The Amars Have Done it Again

The Amar brothers have filed a very fine amicus brief in the Supreme Court’s review of the Trump disqualification case, styled Trump v. Anderson. The argument is aimed squarely at ‘originalists’ by recovering critical history that shaped Art. 3 of the XIVth Amendment.

Here’s a portion of the summary:

Underlying Section Three of the Fourteenth Amendment, there resides […] an episode known to virtually all Americans in the 1860s and, alas, forgotten by most Americans today, even the learned. The episode has gone almost unmentioned in all previous scholarship on Section Three and in all previous briefing in this case. We believe that this episode is a key that can unlock many of the issues presented by today’s case.

In Part One of what follows, we briefly tell the story of the First Insurrection of the 1860s—the insurrection before the Second Insurrection of the 1860s, typically known today as the Civil War. In that First Insurrection, high-level executive officials in Washington, DC, violated their solemn constitutional oaths as part of a concerted plan not just to hand over southern forts to rebels, but also to prevent the lawful inauguration of the duly elected Abraham Lincoln. The parallels between this insurrection in late December 1860 and January 1861 and the more recent Trump-fueled insurrection of late December 2020 and January 2021 are deeply and decisively relevant to today’s case.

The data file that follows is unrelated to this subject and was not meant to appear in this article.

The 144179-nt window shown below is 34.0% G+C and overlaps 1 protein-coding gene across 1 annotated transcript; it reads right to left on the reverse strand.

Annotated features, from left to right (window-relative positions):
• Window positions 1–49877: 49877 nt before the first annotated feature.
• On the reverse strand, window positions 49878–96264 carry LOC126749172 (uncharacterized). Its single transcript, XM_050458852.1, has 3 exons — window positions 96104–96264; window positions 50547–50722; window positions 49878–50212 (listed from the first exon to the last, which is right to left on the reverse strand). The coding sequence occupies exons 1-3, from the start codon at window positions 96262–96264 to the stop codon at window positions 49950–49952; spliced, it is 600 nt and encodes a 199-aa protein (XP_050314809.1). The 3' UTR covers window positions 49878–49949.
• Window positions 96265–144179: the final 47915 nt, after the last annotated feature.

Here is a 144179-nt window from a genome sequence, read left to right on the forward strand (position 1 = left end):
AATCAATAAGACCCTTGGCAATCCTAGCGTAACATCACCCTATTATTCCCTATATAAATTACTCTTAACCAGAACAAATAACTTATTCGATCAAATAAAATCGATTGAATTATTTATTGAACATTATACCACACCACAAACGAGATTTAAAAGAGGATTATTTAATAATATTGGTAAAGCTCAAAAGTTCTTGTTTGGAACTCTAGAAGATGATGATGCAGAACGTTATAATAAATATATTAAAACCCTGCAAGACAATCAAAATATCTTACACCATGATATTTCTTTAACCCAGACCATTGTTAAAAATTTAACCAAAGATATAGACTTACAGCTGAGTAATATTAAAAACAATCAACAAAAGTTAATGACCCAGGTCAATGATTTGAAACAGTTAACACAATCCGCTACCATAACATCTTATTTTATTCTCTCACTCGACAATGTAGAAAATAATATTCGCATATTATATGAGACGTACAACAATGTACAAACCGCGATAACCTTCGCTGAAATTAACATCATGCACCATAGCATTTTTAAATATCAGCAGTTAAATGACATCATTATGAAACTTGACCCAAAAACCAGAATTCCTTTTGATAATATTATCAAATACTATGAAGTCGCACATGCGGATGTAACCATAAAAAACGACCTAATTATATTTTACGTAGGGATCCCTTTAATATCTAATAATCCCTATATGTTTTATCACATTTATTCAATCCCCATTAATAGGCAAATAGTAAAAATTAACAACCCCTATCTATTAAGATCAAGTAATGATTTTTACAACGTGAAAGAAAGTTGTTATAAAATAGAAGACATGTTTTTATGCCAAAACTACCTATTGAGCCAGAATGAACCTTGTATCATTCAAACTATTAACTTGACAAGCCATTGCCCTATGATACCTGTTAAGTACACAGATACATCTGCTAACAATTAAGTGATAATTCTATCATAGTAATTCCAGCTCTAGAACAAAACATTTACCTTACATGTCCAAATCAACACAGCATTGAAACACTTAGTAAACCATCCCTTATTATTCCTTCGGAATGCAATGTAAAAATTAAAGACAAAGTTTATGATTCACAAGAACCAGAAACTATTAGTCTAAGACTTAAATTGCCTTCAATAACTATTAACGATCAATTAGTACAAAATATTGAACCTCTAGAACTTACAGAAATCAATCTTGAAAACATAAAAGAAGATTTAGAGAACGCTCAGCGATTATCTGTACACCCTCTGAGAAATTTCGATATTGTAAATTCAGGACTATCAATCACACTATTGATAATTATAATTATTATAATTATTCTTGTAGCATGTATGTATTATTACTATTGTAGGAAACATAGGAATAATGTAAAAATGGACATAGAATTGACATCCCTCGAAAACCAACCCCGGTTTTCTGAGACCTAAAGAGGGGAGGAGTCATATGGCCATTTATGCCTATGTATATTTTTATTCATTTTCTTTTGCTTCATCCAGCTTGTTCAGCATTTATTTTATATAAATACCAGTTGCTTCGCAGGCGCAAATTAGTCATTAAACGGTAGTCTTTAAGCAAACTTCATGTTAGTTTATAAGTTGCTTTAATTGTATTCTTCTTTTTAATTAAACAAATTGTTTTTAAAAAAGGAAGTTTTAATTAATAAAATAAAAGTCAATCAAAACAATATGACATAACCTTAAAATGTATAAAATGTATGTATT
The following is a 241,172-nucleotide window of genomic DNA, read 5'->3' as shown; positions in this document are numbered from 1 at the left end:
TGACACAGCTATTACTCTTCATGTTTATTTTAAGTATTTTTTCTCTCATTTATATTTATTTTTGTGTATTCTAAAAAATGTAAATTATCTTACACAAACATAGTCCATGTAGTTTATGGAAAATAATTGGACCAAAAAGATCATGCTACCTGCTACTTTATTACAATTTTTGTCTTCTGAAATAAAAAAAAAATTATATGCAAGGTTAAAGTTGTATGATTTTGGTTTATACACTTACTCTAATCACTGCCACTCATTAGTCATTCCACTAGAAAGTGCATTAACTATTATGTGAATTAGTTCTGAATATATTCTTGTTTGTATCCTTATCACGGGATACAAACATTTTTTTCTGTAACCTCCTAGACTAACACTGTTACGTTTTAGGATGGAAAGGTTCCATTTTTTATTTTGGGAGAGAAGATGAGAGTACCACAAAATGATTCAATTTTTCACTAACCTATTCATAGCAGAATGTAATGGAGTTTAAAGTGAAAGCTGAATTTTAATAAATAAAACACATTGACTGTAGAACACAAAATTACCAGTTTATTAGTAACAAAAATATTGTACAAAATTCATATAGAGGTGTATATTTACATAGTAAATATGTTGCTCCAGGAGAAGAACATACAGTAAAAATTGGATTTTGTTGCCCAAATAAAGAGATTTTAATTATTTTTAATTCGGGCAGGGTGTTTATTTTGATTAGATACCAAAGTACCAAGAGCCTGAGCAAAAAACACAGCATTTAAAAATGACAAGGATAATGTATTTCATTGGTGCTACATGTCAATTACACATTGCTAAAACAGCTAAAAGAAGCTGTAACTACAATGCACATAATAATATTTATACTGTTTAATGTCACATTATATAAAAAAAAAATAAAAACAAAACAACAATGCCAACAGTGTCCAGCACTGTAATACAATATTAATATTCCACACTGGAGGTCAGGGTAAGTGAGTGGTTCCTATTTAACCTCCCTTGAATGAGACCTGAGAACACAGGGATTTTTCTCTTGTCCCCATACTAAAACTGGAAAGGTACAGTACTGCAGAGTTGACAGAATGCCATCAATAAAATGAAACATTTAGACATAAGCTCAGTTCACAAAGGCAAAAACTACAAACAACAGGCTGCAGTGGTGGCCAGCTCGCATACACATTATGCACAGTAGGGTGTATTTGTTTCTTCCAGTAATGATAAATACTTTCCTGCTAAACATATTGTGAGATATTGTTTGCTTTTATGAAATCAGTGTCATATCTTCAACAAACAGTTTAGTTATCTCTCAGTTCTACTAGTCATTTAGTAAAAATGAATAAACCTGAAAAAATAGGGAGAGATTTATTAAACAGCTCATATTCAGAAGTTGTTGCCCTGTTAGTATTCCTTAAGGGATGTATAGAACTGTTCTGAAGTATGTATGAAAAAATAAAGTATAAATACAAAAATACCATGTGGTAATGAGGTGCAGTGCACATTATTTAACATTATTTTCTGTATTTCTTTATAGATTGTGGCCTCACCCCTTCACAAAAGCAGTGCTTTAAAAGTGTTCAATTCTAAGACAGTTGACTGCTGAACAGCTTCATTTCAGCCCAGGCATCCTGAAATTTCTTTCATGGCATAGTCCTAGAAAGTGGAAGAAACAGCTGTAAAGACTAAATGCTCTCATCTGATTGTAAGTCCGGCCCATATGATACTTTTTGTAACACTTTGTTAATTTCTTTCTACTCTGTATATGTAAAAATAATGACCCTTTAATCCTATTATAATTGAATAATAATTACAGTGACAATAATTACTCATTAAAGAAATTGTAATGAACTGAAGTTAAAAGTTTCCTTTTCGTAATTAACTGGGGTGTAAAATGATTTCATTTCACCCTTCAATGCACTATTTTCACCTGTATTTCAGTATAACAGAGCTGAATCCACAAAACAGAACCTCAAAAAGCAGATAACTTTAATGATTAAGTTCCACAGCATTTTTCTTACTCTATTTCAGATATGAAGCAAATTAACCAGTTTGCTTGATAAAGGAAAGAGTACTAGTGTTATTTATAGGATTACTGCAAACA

Today’s facts are remarkably similar to those of the First Insurrection of the 1860s.

(Italics in original.)

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7 Responses to The Amars Have Done it Again

  1. Eric says:

    It seems that the moral of the story is that the anti-insurrectionists became insurrectionists themselves the moment they enforced their constitutionally vague provisions against candidates without the requirement of due process.

    Thank the Romans for contra proferentum as a legal tradition we use today.

    • I’m pretty sure that contra proferentum is not, has never been, and should not be, a rule of constitutional interpretation. Would you apply that idea to the 1st and/or 2nd amendments?

      • Eric says:

        The concept behind contra proferentum is a matter of logic itself.

        • But who is the author/proffer? “We the People”? Should we interpret it against ourselves?

          • Eric says:

            The actual drafters of the laws.

            • Even if I may not agree, I get the logic of those who say that amendments should be construed in light of our best reconstruction of the common understanding of the contemporary ratifiers. I completely fail to see the logic, or the desirability, of having constructions turn on what we think specific authors (drafters??? not even the Congress that adopted it???) say they thought. This seems to invite all the worst aspects of the now-disfavored reliance on post- (and pre-) enactment legislative history when it comes to statutes into a realm where that is even less appropriate.

              I have appointments now, so I’ll likely leave it at this.

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